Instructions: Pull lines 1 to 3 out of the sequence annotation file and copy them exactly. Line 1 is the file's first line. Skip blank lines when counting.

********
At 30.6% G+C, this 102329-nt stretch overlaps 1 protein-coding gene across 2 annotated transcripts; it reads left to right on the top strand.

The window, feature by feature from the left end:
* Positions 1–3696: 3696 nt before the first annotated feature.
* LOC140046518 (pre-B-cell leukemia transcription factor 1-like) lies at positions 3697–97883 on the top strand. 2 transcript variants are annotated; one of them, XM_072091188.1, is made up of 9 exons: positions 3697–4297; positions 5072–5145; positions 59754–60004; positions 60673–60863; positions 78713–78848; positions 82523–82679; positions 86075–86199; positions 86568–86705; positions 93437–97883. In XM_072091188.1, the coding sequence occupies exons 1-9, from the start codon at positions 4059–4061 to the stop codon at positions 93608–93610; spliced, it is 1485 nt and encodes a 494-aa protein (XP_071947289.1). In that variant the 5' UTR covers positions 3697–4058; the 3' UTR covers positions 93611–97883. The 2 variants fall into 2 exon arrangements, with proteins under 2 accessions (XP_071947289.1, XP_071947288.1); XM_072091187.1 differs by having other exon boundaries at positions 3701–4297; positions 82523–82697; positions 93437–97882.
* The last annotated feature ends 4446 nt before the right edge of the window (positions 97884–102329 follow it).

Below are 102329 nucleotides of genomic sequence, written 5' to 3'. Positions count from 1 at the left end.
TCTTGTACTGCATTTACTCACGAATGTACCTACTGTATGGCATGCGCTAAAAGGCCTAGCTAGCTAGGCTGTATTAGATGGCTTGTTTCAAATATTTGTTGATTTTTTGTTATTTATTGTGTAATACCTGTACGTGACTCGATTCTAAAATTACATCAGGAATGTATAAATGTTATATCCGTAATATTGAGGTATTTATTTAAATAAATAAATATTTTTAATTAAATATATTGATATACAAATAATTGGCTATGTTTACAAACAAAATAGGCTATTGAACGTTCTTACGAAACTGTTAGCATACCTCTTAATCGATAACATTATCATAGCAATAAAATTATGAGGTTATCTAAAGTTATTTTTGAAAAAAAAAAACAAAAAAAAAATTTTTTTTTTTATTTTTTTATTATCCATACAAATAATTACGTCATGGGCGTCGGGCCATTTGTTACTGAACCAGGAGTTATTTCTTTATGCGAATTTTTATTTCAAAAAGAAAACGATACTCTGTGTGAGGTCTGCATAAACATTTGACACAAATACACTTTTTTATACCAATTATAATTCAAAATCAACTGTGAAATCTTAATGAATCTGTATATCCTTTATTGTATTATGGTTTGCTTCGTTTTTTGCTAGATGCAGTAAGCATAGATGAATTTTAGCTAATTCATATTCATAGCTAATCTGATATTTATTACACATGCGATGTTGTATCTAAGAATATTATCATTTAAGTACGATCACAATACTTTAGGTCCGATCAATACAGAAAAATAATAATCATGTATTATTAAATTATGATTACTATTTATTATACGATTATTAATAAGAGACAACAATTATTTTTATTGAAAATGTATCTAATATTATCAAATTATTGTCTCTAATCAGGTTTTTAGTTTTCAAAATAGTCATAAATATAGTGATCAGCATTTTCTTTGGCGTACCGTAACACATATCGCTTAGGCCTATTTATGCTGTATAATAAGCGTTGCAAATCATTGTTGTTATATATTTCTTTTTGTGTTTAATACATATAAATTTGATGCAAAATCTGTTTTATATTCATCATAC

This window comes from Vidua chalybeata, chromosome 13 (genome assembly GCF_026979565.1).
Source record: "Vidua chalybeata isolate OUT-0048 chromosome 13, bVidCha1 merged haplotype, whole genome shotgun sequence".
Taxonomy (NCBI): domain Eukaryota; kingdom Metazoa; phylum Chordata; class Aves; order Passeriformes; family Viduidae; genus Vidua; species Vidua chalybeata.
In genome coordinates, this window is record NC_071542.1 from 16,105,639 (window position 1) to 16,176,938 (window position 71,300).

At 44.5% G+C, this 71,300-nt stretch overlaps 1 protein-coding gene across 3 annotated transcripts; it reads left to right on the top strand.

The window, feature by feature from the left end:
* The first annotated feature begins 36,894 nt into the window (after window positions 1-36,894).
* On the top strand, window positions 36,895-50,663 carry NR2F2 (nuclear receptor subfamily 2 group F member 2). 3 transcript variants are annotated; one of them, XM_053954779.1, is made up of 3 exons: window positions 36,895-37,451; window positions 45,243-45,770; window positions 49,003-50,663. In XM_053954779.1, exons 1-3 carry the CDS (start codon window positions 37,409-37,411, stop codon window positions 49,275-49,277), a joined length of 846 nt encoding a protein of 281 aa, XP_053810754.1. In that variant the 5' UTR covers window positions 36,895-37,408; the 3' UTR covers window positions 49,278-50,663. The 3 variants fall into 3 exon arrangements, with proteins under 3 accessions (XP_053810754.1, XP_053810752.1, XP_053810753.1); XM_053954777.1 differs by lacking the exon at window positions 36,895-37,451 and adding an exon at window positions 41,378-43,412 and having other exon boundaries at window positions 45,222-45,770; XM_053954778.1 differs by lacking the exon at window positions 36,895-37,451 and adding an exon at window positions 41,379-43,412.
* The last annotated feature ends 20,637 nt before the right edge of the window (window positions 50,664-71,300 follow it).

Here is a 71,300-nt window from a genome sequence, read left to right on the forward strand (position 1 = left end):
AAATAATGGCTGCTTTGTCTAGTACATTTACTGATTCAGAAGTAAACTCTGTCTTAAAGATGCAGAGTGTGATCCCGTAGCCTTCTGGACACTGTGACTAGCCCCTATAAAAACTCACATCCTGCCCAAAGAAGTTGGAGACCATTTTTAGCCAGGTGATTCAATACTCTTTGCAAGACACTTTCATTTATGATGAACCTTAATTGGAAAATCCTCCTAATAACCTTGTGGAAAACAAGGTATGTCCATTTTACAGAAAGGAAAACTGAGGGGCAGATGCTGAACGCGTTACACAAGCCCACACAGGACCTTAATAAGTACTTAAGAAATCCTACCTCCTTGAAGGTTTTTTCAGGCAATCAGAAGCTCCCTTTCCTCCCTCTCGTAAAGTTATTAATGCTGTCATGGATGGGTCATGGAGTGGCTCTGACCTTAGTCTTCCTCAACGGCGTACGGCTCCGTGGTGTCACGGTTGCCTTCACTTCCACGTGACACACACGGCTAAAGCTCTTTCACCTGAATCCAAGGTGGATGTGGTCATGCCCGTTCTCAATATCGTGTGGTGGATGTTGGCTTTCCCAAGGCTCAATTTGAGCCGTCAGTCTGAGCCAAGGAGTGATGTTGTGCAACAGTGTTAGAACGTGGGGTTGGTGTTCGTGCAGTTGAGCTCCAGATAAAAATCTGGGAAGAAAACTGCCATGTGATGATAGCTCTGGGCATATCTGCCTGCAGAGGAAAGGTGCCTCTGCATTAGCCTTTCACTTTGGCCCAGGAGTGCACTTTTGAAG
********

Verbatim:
At 30.6% G+C, this 102329-nt stretch overlaps 1 protein-coding gene across 2 annotated transcripts; it reads left to right on the top strand.

The window, feature by feature from the left end:
* Positions 1–3696: 3696 nt before the first annotated feature.